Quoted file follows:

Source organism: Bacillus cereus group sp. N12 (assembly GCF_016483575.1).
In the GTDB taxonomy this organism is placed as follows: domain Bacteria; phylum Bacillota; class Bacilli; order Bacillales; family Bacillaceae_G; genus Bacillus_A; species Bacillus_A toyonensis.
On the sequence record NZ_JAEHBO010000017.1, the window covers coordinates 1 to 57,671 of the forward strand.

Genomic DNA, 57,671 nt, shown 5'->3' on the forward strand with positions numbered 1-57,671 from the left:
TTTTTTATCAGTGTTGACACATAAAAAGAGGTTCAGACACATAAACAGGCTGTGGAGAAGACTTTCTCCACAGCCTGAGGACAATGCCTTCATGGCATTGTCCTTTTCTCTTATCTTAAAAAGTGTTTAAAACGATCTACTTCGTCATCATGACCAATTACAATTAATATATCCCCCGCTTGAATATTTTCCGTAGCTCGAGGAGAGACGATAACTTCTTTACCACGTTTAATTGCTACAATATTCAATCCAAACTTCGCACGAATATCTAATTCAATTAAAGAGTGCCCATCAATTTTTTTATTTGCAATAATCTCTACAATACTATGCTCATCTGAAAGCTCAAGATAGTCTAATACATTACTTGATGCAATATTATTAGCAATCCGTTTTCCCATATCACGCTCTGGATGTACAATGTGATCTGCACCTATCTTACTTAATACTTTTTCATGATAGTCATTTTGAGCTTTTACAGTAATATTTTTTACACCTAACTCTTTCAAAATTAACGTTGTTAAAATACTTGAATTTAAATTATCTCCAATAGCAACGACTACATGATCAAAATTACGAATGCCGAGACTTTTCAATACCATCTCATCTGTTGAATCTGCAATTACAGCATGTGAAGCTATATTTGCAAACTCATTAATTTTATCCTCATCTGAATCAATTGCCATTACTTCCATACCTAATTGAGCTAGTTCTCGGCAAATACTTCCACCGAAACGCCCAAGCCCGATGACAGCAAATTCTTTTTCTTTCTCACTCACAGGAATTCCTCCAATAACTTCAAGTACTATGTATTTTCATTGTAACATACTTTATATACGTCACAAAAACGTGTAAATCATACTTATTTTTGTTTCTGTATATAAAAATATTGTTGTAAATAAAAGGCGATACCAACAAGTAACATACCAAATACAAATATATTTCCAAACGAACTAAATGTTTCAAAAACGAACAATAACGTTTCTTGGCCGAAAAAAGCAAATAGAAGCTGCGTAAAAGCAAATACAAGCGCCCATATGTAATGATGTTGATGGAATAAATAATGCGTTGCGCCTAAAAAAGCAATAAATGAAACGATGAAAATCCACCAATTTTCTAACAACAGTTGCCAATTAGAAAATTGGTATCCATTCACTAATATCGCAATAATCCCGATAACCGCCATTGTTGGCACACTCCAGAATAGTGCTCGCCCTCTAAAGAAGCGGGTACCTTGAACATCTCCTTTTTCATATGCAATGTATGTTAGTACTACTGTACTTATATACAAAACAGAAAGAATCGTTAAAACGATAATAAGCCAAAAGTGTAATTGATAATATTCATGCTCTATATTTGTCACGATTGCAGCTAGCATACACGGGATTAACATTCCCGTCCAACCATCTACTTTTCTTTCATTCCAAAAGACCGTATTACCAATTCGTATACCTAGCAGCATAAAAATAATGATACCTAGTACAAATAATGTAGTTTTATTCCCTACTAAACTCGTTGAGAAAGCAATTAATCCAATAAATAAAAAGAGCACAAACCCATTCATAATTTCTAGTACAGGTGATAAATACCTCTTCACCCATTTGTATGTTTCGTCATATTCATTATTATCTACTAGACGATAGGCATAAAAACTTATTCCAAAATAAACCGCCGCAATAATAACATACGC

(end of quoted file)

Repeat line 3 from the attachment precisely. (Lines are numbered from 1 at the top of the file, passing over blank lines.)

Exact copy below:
On the sequence record NZ_JAEHBO010000017.1, the window covers coordinates 1 to 57,671 of the forward strand.